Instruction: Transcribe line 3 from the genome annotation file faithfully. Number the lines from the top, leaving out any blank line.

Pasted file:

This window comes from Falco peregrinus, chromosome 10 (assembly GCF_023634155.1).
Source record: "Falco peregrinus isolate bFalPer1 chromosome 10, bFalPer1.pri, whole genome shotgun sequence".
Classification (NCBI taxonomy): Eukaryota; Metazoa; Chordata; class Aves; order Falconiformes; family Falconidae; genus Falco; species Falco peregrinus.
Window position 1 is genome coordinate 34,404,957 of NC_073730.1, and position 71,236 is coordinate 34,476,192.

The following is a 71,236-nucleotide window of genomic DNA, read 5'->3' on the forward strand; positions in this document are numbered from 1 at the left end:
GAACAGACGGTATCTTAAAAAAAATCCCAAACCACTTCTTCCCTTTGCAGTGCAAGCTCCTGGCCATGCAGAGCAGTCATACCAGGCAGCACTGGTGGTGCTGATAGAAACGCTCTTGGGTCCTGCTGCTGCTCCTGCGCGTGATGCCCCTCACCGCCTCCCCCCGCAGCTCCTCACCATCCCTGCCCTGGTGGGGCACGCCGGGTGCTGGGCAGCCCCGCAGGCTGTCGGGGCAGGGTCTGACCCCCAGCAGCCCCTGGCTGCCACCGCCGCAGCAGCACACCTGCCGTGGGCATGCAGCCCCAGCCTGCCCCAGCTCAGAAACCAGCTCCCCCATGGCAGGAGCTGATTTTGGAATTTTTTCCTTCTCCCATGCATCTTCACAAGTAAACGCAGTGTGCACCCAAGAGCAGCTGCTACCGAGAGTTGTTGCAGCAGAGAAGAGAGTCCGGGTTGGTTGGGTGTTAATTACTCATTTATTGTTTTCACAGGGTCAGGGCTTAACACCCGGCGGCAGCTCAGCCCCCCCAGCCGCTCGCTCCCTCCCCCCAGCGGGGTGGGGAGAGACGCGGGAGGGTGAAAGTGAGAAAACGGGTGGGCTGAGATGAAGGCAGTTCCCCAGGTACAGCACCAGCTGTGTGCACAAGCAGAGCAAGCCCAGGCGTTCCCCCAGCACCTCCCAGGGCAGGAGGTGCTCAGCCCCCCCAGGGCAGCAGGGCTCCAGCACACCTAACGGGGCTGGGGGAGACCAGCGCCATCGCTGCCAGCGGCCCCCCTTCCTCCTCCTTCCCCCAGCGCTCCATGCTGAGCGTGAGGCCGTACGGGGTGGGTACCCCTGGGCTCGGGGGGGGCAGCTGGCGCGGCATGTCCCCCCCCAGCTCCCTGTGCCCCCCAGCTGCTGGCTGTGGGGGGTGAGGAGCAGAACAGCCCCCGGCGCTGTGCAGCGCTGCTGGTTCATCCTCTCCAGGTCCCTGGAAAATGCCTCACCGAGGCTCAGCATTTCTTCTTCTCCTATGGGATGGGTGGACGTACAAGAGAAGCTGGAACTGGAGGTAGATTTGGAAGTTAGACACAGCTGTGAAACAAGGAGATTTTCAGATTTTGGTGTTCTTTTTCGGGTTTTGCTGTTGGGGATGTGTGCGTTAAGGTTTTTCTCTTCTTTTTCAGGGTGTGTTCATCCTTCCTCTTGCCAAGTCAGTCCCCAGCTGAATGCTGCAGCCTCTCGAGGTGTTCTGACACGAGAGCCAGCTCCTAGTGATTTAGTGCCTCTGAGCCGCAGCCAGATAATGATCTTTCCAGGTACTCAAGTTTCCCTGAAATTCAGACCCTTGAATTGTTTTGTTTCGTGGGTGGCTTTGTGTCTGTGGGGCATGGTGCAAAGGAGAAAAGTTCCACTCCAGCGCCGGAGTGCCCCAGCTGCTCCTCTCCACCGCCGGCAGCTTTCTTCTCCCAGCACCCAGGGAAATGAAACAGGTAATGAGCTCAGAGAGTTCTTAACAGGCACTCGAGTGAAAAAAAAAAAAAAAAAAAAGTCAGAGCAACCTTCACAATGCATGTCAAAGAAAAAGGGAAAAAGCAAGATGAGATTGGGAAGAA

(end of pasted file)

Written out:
Classification (NCBI taxonomy): Eukaryota; Metazoa; Chordata; class Aves; order Falconiformes; family Falconidae; genus Falco; species Falco peregrinus.